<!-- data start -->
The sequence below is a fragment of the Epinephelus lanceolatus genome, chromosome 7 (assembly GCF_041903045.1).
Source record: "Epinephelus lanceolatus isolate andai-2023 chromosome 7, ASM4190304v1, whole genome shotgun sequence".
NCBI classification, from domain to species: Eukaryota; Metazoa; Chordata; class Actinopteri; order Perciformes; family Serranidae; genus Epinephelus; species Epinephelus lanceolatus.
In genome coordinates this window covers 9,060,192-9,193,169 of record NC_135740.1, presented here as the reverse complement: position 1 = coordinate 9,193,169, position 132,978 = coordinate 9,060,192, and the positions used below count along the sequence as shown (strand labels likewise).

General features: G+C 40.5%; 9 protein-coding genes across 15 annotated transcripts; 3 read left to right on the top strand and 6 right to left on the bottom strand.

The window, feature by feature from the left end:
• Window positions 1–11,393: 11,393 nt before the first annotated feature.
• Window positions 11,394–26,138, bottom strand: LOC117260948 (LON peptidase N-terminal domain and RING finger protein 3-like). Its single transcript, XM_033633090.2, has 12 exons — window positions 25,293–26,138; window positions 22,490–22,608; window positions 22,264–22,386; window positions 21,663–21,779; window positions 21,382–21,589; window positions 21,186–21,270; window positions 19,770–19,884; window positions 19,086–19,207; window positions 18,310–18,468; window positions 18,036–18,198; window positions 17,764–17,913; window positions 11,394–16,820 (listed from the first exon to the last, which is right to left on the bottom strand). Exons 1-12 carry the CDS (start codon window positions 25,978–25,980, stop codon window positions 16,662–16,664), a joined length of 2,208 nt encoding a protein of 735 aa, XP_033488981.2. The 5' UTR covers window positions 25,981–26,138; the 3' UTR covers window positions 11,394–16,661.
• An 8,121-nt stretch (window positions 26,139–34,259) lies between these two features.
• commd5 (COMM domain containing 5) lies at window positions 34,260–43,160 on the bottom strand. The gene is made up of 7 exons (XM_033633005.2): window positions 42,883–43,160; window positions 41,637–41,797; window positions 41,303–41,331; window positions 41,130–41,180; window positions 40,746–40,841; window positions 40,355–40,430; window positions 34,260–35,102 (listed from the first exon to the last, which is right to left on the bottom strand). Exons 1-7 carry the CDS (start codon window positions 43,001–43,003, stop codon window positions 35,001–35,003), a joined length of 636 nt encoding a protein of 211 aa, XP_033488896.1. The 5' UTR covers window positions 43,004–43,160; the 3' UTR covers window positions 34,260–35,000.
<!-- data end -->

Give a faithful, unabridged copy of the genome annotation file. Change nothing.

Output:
The sequence below is a fragment of the Epinephelus lanceolatus genome, chromosome 7 (assembly GCF_041903045.1).
Source record: "Epinephelus lanceolatus isolate andai-2023 chromosome 7, ASM4190304v1, whole genome shotgun sequence".
NCBI classification, from domain to species: Eukaryota; Metazoa; Chordata; class Actinopteri; order Perciformes; family Serranidae; genus Epinephelus; species Epinephelus lanceolatus.
In genome coordinates this window covers 9,060,192-9,193,169 of record NC_135740.1, presented here as the reverse complement: position 1 = coordinate 9,193,169, position 132,978 = coordinate 9,060,192, and the positions used below count along the sequence as shown (strand labels likewise).

General features: G+C 40.5%; 9 protein-coding genes across 15 annotated transcripts; 3 read left to right on the top strand and 6 right to left on the bottom strand.

The window, feature by feature from the left end:
• Window positions 1–11,393: 11,393 nt before the first annotated feature.
• Window positions 11,394–26,138, bottom strand: LOC117260948 (LON peptidase N-terminal domain and RING finger protein 3-like). Its single transcript, XM_033633090.2, has 12 exons — window positions 25,293–26,138; window positions 22,490–22,608; window positions 22,264–22,386; window positions 21,663–21,779; window positions 21,382–21,589; window positions 21,186–21,270; window positions 19,770–19,884; window positions 19,086–19,207; window positions 18,310–18,468; window positions 18,036–18,198; window positions 17,764–17,913; window positions 11,394–16,820 (listed from the first exon to the last, which is right to left on the bottom strand). Exons 1-12 carry the CDS (start codon window positions 25,978–25,980, stop codon window positions 16,662–16,664), a joined length of 2,208 nt encoding a protein of 735 aa, XP_033488981.2. The 5' UTR covers window positions 25,981–26,138; the 3' UTR covers window positions 11,394–16,661.
• An 8,121-nt stretch (window positions 26,139–34,259) lies between these two features.
• commd5 (COMM domain containing 5) lies at window positions 34,260–43,160 on the bottom strand. The gene is made up of 7 exons (XM_033633005.2): window positions 42,883–43,160; window positions 41,637–41,797; window positions 41,303–41,331; window positions 41,130–41,180; window positions 40,746–40,841; window positions 40,355–40,430; window positions 34,260–35,102 (listed from the first exon to the last, which is right to left on the bottom strand). Exons 1-7 carry the CDS (start codon window positions 43,001–43,003, stop codon window positions 35,001–35,003), a joined length of 636 nt encoding a protein of 211 aa, XP_033488896.1. The 5' UTR covers window positions 43,004–43,160; the 3' UTR covers window positions 34,260–35,000.